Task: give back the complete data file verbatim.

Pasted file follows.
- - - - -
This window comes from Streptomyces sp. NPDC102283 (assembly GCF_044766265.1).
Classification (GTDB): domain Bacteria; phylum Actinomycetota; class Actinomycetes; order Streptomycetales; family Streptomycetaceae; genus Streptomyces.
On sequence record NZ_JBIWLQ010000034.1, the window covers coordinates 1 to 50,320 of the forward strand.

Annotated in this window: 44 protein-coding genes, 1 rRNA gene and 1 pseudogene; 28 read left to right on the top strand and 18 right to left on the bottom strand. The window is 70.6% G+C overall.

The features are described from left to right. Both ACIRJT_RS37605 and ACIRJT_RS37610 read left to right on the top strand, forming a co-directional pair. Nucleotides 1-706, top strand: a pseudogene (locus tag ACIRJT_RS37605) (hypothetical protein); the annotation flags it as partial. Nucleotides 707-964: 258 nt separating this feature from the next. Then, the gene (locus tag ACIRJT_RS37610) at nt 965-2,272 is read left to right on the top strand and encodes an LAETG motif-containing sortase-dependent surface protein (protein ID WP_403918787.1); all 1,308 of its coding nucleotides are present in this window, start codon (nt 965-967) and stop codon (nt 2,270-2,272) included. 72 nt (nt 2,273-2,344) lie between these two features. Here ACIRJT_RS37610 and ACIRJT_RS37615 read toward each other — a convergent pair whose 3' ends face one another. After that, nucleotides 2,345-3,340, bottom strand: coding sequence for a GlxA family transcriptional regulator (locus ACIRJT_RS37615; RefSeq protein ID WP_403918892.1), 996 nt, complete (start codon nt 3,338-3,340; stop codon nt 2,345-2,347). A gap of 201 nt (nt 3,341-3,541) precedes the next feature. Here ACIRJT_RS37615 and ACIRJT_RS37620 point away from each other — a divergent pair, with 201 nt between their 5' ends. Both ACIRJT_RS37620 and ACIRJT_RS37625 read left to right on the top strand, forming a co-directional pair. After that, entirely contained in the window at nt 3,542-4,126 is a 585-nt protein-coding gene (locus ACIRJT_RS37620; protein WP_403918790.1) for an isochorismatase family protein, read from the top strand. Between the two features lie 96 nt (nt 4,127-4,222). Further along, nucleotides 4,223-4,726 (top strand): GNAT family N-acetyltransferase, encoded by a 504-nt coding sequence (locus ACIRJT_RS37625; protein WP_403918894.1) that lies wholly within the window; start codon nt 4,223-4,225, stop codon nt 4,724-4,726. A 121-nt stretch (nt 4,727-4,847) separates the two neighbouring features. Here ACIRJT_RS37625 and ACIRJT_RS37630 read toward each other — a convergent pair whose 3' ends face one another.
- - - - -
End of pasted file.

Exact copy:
This window comes from Streptomyces sp. NPDC102283 (assembly GCF_044766265.1).
Classification (GTDB): domain Bacteria; phylum Actinomycetota; class Actinomycetes; order Streptomycetales; family Streptomycetaceae; genus Streptomyces.
On sequence record NZ_JBIWLQ010000034.1, the window covers coordinates 1 to 50,320 of the forward strand.

Annotated in this window: 44 protein-coding genes, 1 rRNA gene and 1 pseudogene; 28 read left to right on the top strand and 18 right to left on the bottom strand. The window is 70.6% G+C overall.

The features are described from left to right. Both ACIRJT_RS37605 and ACIRJT_RS37610 read left to right on the top strand, forming a co-directional pair. Nucleotides 1-706, top strand: a pseudogene (locus tag ACIRJT_RS37605) (hypothetical protein); the annotation flags it as partial. Nucleotides 707-964: 258 nt separating this feature from the next. Then, the gene (locus tag ACIRJT_RS37610) at nt 965-2,272 is read left to right on the top strand and encodes an LAETG motif-containing sortase-dependent surface protein (protein ID WP_403918787.1); all 1,308 of its coding nucleotides are present in this window, start codon (nt 965-967) and stop codon (nt 2,270-2,272) included. 72 nt (nt 2,273-2,344) lie between these two features. Here ACIRJT_RS37610 and ACIRJT_RS37615 read toward each other — a convergent pair whose 3' ends face one another. After that, nucleotides 2,345-3,340, bottom strand: coding sequence for a GlxA family transcriptional regulator (locus ACIRJT_RS37615; RefSeq protein ID WP_403918892.1), 996 nt, complete (start codon nt 3,338-3,340; stop codon nt 2,345-2,347). A gap of 201 nt (nt 3,341-3,541) precedes the next feature. Here ACIRJT_RS37615 and ACIRJT_RS37620 point away from each other — a divergent pair, with 201 nt between their 5' ends. Both ACIRJT_RS37620 and ACIRJT_RS37625 read left to right on the top strand, forming a co-directional pair. After that, entirely contained in the window at nt 3,542-4,126 is a 585-nt protein-coding gene (locus ACIRJT_RS37620; protein WP_403918790.1) for an isochorismatase family protein, read from the top strand. Between the two features lie 96 nt (nt 4,127-4,222). Further along, nucleotides 4,223-4,726 (top strand): GNAT family N-acetyltransferase, encoded by a 504-nt coding sequence (locus ACIRJT_RS37625; protein WP_403918894.1) that lies wholly within the window; start codon nt 4,223-4,225, stop codon nt 4,724-4,726. A 121-nt stretch (nt 4,727-4,847) separates the two neighbouring features. Here ACIRJT_RS37625 and ACIRJT_RS37630 read toward each other — a convergent pair whose 3' ends face one another.